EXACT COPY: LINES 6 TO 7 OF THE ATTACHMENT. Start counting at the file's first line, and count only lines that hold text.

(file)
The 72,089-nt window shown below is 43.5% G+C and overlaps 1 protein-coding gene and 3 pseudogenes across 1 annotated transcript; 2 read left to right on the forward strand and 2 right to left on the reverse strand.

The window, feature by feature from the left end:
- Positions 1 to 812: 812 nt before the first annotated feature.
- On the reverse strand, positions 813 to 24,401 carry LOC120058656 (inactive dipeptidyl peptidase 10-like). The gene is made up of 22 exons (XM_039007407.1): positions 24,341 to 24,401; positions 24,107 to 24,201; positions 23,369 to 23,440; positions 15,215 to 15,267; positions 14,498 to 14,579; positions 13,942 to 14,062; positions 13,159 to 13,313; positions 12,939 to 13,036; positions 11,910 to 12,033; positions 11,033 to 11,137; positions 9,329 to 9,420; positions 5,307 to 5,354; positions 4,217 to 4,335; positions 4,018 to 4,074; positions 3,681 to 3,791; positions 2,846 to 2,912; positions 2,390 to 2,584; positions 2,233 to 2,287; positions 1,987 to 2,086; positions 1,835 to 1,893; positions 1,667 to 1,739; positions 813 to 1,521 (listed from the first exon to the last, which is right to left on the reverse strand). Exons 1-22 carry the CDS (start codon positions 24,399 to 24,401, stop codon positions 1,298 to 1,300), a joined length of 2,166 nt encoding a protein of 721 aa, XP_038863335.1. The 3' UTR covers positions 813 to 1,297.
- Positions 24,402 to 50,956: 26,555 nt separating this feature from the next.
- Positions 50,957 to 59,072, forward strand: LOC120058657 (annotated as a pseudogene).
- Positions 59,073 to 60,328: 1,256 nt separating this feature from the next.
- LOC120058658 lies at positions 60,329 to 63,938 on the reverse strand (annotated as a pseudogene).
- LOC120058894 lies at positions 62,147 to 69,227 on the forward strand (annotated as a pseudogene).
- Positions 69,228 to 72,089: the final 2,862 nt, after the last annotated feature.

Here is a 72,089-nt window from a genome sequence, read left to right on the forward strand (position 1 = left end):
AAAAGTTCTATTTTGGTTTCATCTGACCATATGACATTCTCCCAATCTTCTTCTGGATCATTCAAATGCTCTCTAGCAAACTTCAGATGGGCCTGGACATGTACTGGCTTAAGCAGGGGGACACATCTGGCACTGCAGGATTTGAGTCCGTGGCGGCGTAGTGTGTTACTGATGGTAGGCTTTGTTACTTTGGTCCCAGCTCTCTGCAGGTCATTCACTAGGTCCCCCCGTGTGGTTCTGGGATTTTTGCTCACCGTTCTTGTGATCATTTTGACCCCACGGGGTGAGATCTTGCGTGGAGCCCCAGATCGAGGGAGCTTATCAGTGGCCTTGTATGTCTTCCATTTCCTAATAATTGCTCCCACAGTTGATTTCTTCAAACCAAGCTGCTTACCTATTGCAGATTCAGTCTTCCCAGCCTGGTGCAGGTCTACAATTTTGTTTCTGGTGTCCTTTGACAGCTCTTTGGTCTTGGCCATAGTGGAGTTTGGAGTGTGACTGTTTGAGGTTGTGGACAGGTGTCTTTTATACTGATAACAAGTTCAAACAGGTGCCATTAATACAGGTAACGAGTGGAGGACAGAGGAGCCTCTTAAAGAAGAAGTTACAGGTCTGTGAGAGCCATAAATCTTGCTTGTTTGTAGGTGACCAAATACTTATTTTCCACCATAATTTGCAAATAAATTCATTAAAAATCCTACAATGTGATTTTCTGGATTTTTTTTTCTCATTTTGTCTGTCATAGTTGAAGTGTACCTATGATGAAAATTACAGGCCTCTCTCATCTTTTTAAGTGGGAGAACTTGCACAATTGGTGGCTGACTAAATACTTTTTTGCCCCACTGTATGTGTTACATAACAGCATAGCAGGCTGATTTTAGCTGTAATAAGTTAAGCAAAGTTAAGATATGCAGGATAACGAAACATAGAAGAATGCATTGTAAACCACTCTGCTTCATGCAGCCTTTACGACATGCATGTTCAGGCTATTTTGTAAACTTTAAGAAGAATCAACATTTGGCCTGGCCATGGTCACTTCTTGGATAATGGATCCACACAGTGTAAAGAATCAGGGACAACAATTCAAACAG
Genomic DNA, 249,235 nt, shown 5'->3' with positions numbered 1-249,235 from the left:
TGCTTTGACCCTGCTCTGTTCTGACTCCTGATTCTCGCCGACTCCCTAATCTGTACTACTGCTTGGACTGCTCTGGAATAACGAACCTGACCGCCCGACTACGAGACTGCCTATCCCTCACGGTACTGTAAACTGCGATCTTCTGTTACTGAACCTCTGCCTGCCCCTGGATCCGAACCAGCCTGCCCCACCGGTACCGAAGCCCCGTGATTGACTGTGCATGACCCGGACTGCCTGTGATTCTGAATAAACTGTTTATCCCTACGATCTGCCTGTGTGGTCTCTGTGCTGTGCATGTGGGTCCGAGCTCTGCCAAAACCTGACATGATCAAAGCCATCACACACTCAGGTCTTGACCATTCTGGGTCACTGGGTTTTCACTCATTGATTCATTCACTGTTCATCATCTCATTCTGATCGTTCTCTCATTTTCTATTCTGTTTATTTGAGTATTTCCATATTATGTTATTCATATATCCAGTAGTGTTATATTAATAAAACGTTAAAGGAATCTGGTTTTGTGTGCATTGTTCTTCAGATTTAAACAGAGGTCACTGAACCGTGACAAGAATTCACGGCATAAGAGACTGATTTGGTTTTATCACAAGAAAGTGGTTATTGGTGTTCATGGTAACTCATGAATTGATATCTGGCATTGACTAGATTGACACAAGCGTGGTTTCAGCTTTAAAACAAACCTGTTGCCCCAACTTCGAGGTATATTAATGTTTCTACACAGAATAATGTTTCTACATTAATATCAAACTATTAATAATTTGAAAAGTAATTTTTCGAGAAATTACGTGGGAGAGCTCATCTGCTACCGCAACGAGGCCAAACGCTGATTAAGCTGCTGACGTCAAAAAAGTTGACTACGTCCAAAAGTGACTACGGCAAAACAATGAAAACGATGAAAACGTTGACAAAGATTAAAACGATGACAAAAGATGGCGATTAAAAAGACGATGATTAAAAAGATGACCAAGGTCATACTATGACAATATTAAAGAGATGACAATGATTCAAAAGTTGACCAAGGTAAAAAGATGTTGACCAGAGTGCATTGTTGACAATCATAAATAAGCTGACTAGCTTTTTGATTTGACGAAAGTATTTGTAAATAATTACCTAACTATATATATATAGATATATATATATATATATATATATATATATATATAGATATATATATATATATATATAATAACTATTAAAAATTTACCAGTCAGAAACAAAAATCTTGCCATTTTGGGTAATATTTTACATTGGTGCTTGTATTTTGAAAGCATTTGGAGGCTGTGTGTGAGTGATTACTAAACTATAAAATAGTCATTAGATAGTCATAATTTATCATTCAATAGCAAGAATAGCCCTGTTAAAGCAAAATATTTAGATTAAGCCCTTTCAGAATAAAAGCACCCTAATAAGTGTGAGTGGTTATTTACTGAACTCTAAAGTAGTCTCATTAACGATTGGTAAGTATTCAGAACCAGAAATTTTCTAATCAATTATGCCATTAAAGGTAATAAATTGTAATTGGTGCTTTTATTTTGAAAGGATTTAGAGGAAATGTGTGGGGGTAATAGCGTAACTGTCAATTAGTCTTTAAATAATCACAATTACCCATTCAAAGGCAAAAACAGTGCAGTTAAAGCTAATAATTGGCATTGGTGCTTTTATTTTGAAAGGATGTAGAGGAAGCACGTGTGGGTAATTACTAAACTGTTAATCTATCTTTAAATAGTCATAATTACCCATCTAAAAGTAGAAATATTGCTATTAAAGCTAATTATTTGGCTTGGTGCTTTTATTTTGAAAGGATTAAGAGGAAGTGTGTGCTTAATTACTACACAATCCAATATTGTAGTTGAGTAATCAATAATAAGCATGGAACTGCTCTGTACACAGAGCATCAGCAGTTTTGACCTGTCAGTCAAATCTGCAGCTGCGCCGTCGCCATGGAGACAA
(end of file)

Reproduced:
- Positions 50,957 to 59,072, forward strand: LOC120058657 (annotated as a pseudogene).
- Positions 59,073 to 60,328: 1,256 nt separating this feature from the next.